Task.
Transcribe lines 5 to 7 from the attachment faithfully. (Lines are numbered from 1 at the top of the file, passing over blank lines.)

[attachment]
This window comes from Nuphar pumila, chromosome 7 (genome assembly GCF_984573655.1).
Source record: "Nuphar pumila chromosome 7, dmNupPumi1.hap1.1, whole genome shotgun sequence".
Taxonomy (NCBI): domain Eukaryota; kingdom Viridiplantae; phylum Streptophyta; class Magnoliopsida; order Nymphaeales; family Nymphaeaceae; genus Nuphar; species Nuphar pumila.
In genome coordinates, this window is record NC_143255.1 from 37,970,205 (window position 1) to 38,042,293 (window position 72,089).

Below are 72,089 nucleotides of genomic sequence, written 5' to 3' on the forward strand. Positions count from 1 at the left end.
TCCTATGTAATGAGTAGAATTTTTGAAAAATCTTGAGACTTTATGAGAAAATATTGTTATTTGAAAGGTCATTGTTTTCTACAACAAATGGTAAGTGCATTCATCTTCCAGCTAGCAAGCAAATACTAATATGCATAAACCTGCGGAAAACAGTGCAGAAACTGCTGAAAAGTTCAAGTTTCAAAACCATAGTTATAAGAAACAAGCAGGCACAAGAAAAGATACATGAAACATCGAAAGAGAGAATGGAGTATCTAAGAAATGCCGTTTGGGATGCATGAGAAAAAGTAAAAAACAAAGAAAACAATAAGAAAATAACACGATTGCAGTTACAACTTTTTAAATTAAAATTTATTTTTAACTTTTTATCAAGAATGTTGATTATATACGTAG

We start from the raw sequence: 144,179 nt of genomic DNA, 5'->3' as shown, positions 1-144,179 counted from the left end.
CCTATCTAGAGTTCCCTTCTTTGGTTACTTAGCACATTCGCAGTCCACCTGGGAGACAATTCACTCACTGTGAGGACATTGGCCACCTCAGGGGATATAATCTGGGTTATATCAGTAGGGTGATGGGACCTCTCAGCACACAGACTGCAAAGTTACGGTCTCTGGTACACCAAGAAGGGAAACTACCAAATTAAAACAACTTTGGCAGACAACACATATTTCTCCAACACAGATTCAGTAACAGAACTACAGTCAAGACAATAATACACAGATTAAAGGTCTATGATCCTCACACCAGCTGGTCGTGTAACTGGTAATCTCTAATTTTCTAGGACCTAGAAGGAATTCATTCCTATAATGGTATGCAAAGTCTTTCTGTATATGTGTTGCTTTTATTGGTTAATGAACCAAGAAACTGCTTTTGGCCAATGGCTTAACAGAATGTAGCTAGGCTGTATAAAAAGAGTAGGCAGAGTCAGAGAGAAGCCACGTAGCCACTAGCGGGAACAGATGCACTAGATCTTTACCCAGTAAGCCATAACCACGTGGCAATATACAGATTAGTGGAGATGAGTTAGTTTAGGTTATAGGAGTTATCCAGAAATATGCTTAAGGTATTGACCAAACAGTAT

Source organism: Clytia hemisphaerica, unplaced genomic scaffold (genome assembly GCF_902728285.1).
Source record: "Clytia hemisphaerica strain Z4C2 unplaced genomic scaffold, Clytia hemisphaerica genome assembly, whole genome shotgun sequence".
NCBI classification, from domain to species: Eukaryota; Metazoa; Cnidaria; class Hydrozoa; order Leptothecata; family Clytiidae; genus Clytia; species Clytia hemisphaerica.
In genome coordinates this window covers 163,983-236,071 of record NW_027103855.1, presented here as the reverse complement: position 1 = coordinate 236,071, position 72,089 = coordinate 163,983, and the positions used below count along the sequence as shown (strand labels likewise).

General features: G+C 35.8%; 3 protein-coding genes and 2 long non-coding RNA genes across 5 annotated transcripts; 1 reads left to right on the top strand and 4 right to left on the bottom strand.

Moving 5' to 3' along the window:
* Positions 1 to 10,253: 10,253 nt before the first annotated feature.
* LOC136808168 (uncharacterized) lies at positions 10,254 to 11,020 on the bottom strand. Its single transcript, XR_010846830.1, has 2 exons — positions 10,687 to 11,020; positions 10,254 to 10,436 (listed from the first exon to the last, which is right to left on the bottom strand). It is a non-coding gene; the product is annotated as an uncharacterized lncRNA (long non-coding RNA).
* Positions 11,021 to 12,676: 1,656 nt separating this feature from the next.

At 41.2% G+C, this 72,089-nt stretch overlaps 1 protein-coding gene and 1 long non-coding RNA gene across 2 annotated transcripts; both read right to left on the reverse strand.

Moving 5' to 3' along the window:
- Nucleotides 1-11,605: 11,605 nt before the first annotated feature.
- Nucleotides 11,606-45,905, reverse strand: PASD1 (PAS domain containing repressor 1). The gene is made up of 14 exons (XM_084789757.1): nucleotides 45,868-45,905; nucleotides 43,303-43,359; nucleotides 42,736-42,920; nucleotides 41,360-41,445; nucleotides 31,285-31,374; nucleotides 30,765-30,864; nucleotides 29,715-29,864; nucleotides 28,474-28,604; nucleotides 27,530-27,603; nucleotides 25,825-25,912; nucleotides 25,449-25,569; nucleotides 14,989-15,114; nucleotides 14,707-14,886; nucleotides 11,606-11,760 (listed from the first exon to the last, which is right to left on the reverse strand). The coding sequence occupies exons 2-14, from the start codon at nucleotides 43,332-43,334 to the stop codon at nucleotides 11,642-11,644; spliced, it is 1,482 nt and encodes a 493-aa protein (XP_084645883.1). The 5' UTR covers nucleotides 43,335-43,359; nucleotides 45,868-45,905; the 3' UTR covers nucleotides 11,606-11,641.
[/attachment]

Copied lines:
Below are 72,089 nucleotides of genomic sequence, written 5' to 3' on the forward strand. Positions count from 1 at the left end.
TCCTATGTAATGAGTAGAATTTTTGAAAAATCTTGAGACTTTATGAGAAAATATTGTTATTTGAAAGGTCATTGTTTTCTACAACAAATGGTAAGTGCATTCATCTTCCAGCTAGCAAGCAAATACTAATATGCATAAACCTGCGGAAAACAGTGCAGAAACTGCTGAAAAGTTCAAGTTTCAAAACCATAGTTATAAGAAACAAGCAGGCACAAGAAAAGATACATGAAACATCGAAAGAGAGAATGGAGTATCTAAGAAATGCCGTTTGGGATGCATGAGAAAAAGTAAAAAACAAAGAAAACAATAAGAAAATAACACGATTGCAGTTACAACTTTTTAAATTAAAATTTATTTTTAACTTTTTATCAAGAATGTTGATTATATACGTAG

We start from the raw sequence: 144,179 nt of genomic DNA, 5'->3' as shown, positions 1-144,179 counted from the left end.